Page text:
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A year gone by, a new year ahead

forest
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Let me start by wishing everyone a happy and productive new year.
 
It has been one year now that IOPS has been self-managing also at the international level. Looking back, how did that work out?
 
I have to say, not well. The results are, frankly, very disappointing. A system by which members can contribute their membership dues is still not in place. Even more disheartening: the content curators did not generate or facilitate any new content. In general, activity on the website dropped to almost none; most of what appeared was due to one lone Aussie wolf.
 
In the meantime, new members keep dripping in; comparing 2017 with 2016 there was even a slight, but statistically significant, uptick in the rate of net membership growth. I’m not sure, though, whether that may be interpreted as a good sign. It may be that fewer members left IOPS simply because there was nothing to remind them of its existence.
 
In a previous blog post I’ve tried to argue that we should not yet give up. But what does this lethargy spell for IOPS? How should we understand it? Is the idea of decentralized self-management a pipe dream? Does every organization need a central committee giving out directives?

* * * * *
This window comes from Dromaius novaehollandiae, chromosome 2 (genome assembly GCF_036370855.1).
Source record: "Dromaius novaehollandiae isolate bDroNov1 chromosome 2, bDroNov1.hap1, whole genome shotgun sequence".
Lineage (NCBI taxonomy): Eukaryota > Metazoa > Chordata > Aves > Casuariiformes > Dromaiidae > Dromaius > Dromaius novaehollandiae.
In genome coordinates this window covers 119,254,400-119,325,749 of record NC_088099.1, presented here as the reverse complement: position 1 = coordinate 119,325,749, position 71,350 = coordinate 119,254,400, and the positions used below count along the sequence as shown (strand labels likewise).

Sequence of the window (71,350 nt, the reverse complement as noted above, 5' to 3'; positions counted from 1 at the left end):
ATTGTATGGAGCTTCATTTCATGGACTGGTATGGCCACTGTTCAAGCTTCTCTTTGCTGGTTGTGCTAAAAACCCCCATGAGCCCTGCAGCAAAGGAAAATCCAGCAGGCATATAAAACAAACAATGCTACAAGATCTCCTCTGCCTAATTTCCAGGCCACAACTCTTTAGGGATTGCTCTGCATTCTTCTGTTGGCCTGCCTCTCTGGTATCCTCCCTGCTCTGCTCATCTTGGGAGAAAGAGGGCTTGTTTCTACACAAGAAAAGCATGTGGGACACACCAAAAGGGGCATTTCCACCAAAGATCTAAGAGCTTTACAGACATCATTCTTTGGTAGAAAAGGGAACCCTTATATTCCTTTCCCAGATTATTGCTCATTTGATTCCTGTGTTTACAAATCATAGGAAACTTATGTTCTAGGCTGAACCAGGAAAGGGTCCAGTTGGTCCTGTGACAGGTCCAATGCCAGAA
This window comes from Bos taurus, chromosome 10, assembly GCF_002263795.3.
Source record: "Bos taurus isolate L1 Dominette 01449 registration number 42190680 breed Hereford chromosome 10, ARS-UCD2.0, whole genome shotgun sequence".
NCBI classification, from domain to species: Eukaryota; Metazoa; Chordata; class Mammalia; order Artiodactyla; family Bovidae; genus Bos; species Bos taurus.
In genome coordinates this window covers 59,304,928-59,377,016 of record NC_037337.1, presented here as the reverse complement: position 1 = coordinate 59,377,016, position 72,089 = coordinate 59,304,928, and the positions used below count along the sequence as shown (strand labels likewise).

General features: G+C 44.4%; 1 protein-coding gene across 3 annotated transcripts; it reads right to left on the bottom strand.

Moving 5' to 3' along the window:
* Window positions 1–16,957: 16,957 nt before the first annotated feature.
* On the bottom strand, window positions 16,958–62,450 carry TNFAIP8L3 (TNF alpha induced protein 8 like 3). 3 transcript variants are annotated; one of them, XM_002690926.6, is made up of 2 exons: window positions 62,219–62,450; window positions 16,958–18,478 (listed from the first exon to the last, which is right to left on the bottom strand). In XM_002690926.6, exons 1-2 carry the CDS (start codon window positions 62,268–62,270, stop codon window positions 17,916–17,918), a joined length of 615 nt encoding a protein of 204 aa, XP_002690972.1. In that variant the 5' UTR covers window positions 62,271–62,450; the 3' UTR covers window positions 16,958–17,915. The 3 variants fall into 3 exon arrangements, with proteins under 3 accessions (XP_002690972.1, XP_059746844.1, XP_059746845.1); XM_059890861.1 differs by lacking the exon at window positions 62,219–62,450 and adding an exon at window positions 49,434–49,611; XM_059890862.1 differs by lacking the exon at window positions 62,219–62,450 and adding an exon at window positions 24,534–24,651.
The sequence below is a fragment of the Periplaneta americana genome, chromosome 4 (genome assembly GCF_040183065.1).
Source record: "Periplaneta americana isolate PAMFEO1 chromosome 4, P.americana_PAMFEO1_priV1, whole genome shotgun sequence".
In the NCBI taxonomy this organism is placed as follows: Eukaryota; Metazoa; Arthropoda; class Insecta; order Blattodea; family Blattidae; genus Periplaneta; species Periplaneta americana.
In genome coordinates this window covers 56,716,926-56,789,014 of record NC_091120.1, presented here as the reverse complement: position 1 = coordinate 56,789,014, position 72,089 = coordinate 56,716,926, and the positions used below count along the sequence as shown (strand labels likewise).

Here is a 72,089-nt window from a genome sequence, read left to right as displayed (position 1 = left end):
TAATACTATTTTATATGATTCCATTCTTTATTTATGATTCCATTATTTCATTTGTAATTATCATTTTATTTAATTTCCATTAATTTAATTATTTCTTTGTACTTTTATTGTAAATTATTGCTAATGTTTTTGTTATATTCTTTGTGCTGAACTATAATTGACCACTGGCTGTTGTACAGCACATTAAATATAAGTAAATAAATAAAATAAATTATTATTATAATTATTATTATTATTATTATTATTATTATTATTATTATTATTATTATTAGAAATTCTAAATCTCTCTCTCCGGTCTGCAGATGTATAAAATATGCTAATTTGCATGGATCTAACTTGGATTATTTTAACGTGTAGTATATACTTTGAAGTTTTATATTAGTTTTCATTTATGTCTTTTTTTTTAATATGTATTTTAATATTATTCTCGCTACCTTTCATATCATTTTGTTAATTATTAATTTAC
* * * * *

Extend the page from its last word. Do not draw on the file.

I know for a fact that the answer is, No, decentralized self-governance is definitely possible. A shining example is offered by Wikipedia. Not only is this encyclopedia written collaboratively by its users, but its policies are likewise developed collaboratively by the same users and enforced by the users, backed by democratically selected mandatees from among these users. I believe there is no principled reason why the same cannot work for IOPS.
 
The IOPS website can be an important forum for discussing all kinds of issues related to our vision. One of the things we must discuss is how we can make the website more lively, for which the best venue is the forum topic Reimagining IOPS – so if you have ideas, head over there. But remember that everything here depends on volunteer work. So it can only become more lively if more members participate – and not just a handful of ‘regulars’.

Discussion 2 Comments

  • reader 7th Jan 2018

    "... one lone Aussie wolf. "

    more like a flying mouse